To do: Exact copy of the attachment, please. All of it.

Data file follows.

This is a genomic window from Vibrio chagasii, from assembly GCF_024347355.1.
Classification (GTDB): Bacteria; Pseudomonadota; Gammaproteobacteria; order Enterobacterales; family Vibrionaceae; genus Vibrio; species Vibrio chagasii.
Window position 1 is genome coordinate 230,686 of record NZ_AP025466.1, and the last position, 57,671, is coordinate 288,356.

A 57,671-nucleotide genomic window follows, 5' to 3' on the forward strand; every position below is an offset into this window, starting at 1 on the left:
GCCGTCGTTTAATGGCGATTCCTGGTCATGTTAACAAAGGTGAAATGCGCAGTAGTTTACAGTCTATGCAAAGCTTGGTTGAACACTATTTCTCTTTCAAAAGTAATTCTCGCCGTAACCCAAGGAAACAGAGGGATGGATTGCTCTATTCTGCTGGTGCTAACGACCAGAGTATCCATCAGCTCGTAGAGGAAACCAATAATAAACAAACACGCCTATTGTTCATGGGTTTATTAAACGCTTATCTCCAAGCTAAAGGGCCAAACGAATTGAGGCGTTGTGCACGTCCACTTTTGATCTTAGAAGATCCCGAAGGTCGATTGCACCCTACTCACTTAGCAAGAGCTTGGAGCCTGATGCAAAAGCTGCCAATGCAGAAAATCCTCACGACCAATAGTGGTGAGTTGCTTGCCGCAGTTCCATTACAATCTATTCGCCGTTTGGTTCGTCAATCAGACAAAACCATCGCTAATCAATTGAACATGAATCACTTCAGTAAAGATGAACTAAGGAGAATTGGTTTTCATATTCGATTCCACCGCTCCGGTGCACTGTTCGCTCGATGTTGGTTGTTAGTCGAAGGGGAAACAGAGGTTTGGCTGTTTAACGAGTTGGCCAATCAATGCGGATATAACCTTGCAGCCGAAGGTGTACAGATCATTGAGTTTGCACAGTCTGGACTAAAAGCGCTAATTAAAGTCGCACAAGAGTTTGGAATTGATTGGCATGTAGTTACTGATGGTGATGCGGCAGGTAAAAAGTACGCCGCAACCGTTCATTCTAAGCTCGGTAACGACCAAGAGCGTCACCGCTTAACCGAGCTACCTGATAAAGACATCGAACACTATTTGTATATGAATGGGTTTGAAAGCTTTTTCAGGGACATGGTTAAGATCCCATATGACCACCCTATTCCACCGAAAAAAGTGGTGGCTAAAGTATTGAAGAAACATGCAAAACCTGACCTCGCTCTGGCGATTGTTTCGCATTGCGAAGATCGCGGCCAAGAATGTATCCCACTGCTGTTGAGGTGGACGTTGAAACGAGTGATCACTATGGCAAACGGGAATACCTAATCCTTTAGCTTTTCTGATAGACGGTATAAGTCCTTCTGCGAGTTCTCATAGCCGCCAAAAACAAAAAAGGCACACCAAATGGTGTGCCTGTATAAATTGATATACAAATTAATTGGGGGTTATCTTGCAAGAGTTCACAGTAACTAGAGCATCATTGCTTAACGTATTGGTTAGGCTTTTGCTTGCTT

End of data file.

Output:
This is a genomic window from Vibrio chagasii, from assembly GCF_024347355.1.
Classification (GTDB): Bacteria; Pseudomonadota; Gammaproteobacteria; order Enterobacterales; family Vibrionaceae; genus Vibrio; species Vibrio chagasii.
Window position 1 is genome coordinate 230,686 of record NZ_AP025466.1, and the last position, 57,671, is coordinate 288,356.

A 57,671-nucleotide genomic window follows, 5' to 3' on the forward strand; every position below is an offset into this window, starting at 1 on the left:
GCCGTCGTTTAATGGCGATTCCTGGTCATGTTAACAAAGGTGAAATGCGCAGTAGTTTACAGTCTATGCAAAGCTTGGTTGAACACTATTTCTCTTTCAAAAGTAATTCTCGCCGTAACCCAAGGAAACAGAGGGATGGATTGCTCTATTCTGCTGGTGCTAACGACCAGAGTATCCATCAGCTCGTAGAGGAAACCAATAATAAACAAACACGCCTATTGTTCATGGGTTTATTAAACGCTTATCTCCAAGCTAAAGGGCCAAACGAATTGAGGCGTTGTGCACGTCCACTTTTGATCTTAGAAGATCCCGAAGGTCGATTGCACCCTACTCACTTAGCAAGAGCTTGGAGCCTGATGCAAAAGCTGCCAATGCAGAAAATCCTCACGACCAATAGTGGTGAGTTGCTTGCCGCAGTTCCATTACAATCTATTCGCCGTTTGGTTCGTCAATCAGACAAAACCATCGCTAATCAATTGAACATGAATCACTTCAGTAAAGATGAACTAAGGAGAATTGGTTTTCATATTCGATTCCACCGCTCCGGTGCACTGTTCGCTCGATGTTGGTTGTTAGTCGAAGGGGAAACAGAGGTTTGGCTGTTTAACGAGTTGGCCAATCAATGCGGATATAACCTTGCAGCCGAAGGTGTACAGATCATTGAGTTTGCACAGTCTGGACTAAAAGCGCTAATTAAAGTCGCACAAGAGTTTGGAATTGATTGGCATGTAGTTACTGATGGTGATGCGGCAGGTAAAAAGTACGCCGCAACCGTTCATTCTAAGCTCGGTAACGACCAAGAGCGTCACCGCTTAACCGAGCTACCTGATAAAGACATCGAACACTATTTGTATATGAATGGGTTTGAAAGCTTTTTCAGGGACATGGTTAAGATCCCATATGACCACCCTATTCCACCGAAAAAAGTGGTGGCTAAAGTATTGAAGAAACATGCAAAACCTGACCTCGCTCTGGCGATTGTTTCGCATTGCGAAGATCGCGGCCAAGAATGTATCCCACTGCTGTTGAGGTGGACGTTGAAACGAGTGATCACTATGGCAAACGGGAATACCTAATCCTTTAGCTTTTCTGATAGACGGTATAAGTCCTTCTGCGAGTTCTCATAGCCGCCAAAAACAAAAAAGGCACACCAAATGGTGTGCCTGTATAAATTGATATACAAATTAATTGGGGGTTATCTTGCAAGAGTTCACAGTAACTAGAGCATCATTGCTTAACGTATTGGTTAGGCTTTTGCTTGCTT